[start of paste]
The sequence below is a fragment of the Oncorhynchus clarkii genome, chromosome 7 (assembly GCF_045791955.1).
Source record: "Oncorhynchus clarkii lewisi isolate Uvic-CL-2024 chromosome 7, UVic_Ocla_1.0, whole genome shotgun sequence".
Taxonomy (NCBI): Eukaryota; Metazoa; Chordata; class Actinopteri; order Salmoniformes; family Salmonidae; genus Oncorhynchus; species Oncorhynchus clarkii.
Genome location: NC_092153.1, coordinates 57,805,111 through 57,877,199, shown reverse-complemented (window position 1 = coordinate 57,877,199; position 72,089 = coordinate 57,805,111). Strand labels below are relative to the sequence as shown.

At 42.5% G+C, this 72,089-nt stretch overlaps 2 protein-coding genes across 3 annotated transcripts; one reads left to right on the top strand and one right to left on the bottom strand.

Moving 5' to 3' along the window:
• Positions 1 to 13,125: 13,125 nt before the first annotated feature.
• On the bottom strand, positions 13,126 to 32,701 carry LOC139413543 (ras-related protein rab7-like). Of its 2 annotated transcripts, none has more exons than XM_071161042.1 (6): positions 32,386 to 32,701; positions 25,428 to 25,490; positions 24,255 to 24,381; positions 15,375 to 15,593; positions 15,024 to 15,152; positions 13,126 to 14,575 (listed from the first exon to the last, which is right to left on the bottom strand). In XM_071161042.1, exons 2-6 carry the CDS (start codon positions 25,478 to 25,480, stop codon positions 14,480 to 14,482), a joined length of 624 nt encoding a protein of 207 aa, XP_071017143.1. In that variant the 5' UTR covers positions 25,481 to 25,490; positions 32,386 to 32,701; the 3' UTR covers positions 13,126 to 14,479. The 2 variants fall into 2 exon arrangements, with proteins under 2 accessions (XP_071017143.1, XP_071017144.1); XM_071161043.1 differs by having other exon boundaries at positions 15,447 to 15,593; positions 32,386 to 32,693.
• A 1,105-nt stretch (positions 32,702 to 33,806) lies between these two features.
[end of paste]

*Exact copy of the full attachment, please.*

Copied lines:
The sequence below is a fragment of the Oncorhynchus clarkii genome, chromosome 7 (assembly GCF_045791955.1).
Source record: "Oncorhynchus clarkii lewisi isolate Uvic-CL-2024 chromosome 7, UVic_Ocla_1.0, whole genome shotgun sequence".
Taxonomy (NCBI): Eukaryota; Metazoa; Chordata; class Actinopteri; order Salmoniformes; family Salmonidae; genus Oncorhynchus; species Oncorhynchus clarkii.
Genome location: NC_092153.1, coordinates 57,805,111 through 57,877,199, shown reverse-complemented (window position 1 = coordinate 57,877,199; position 72,089 = coordinate 57,805,111). Strand labels below are relative to the sequence as shown.

At 42.5% G+C, this 72,089-nt stretch overlaps 2 protein-coding genes across 3 annotated transcripts; one reads left to right on the top strand and one right to left on the bottom strand.

Moving 5' to 3' along the window:
• Positions 1 to 13,125: 13,125 nt before the first annotated feature.
• On the bottom strand, positions 13,126 to 32,701 carry LOC139413543 (ras-related protein rab7-like). Of its 2 annotated transcripts, none has more exons than XM_071161042.1 (6): positions 32,386 to 32,701; positions 25,428 to 25,490; positions 24,255 to 24,381; positions 15,375 to 15,593; positions 15,024 to 15,152; positions 13,126 to 14,575 (listed from the first exon to the last, which is right to left on the bottom strand). In XM_071161042.1, exons 2-6 carry the CDS (start codon positions 25,478 to 25,480, stop codon positions 14,480 to 14,482), a joined length of 624 nt encoding a protein of 207 aa, XP_071017143.1. In that variant the 5' UTR covers positions 25,481 to 25,490; positions 32,386 to 32,701; the 3' UTR covers positions 13,126 to 14,479. The 2 variants fall into 2 exon arrangements, with proteins under 2 accessions (XP_071017143.1, XP_071017144.1); XM_071161043.1 differs by having other exon boundaries at positions 15,447 to 15,593; positions 32,386 to 32,693.
• A 1,105-nt stretch (positions 32,702 to 33,806) lies between these two features.